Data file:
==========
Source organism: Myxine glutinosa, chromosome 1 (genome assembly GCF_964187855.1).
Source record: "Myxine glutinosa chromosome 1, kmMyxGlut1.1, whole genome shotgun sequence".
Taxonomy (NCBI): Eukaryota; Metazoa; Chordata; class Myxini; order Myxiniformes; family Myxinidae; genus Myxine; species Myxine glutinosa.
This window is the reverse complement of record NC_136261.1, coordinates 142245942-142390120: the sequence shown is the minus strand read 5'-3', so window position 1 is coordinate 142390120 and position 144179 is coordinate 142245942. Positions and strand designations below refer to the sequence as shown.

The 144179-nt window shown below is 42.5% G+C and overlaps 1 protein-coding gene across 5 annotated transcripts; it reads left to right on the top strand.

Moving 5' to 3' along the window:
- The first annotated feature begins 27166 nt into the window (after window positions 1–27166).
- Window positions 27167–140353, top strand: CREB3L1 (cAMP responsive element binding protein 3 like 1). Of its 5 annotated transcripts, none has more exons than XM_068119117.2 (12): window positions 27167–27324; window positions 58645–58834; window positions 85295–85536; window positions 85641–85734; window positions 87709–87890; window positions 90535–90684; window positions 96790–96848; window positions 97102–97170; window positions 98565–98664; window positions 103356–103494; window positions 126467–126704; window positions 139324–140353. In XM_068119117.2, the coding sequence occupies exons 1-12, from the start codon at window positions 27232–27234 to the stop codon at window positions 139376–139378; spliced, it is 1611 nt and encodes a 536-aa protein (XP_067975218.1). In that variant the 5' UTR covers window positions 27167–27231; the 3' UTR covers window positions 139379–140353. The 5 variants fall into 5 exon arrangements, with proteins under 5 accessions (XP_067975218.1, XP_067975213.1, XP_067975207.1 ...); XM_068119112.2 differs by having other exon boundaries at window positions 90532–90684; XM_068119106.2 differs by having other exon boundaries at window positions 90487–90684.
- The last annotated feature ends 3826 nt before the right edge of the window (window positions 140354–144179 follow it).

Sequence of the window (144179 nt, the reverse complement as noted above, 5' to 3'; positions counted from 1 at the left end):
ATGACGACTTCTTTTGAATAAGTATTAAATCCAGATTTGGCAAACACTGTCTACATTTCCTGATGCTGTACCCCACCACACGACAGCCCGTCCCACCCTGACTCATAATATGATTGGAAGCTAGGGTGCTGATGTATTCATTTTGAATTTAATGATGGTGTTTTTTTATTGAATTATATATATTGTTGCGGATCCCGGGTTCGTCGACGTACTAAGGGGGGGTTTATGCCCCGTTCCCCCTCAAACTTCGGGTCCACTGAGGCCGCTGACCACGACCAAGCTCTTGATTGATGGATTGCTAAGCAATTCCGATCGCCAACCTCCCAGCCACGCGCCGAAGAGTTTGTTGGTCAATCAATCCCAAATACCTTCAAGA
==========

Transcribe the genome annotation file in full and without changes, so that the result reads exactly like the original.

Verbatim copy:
Source organism: Myxine glutinosa, chromosome 1 (genome assembly GCF_964187855.1).
Source record: "Myxine glutinosa chromosome 1, kmMyxGlut1.1, whole genome shotgun sequence".
Taxonomy (NCBI): Eukaryota; Metazoa; Chordata; class Myxini; order Myxiniformes; family Myxinidae; genus Myxine; species Myxine glutinosa.
This window is the reverse complement of record NC_136261.1, coordinates 142245942-142390120: the sequence shown is the minus strand read 5'-3', so window position 1 is coordinate 142390120 and position 144179 is coordinate 142245942. Positions and strand designations below refer to the sequence as shown.

The 144179-nt window shown below is 42.5% G+C and overlaps 1 protein-coding gene across 5 annotated transcripts; it reads left to right on the top strand.

Moving 5' to 3' along the window:
- The first annotated feature begins 27166 nt into the window (after window positions 1–27166).
- Window positions 27167–140353, top strand: CREB3L1 (cAMP responsive element binding protein 3 like 1). Of its 5 annotated transcripts, none has more exons than XM_068119117.2 (12): window positions 27167–27324; window positions 58645–58834; window positions 85295–85536; window positions 85641–85734; window positions 87709–87890; window positions 90535–90684; window positions 96790–96848; window positions 97102–97170; window positions 98565–98664; window positions 103356–103494; window positions 126467–126704; window positions 139324–140353. In XM_068119117.2, the coding sequence occupies exons 1-12, from the start codon at window positions 27232–27234 to the stop codon at window positions 139376–139378; spliced, it is 1611 nt and encodes a 536-aa protein (XP_067975218.1). In that variant the 5' UTR covers window positions 27167–27231; the 3' UTR covers window positions 139379–140353. The 5 variants fall into 5 exon arrangements, with proteins under 5 accessions (XP_067975218.1, XP_067975213.1, XP_067975207.1 ...); XM_068119112.2 differs by having other exon boundaries at window positions 90532–90684; XM_068119106.2 differs by having other exon boundaries at window positions 90487–90684.
- The last annotated feature ends 3826 nt before the right edge of the window (window positions 140354–144179 follow it).

Sequence of the window (144179 nt, the reverse complement as noted above, 5' to 3'; positions counted from 1 at the left end):
ATGACGACTTCTTTTGAATAAGTATTAAATCCAGATTTGGCAAACACTGTCTACATTTCCTGATGCTGTACCCCACCACACGACAGCCCGTCCCACCCTGACTCATAATATGATTGGAAGCTAGGGTGCTGATGTATTCATTTTGAATTTAATGATGGTGTTTTTTTATTGAATTATATATATTGTTGCGGATCCCGGGTTCGTCGACGTACTAAGGGGGGGTTTATGCCCCGTTCCCCCTCAAACTTCGGGTCCACTGAGGCCGCTGACCACGACCAAGCTCTTGATTGATGGATTGCTAAGCAATTCCGATCGCCAACCTCCCAGCCACGCGCCGAAGAGTTTGTTGGTCAATCAATCCCAAATACCTTCAAGA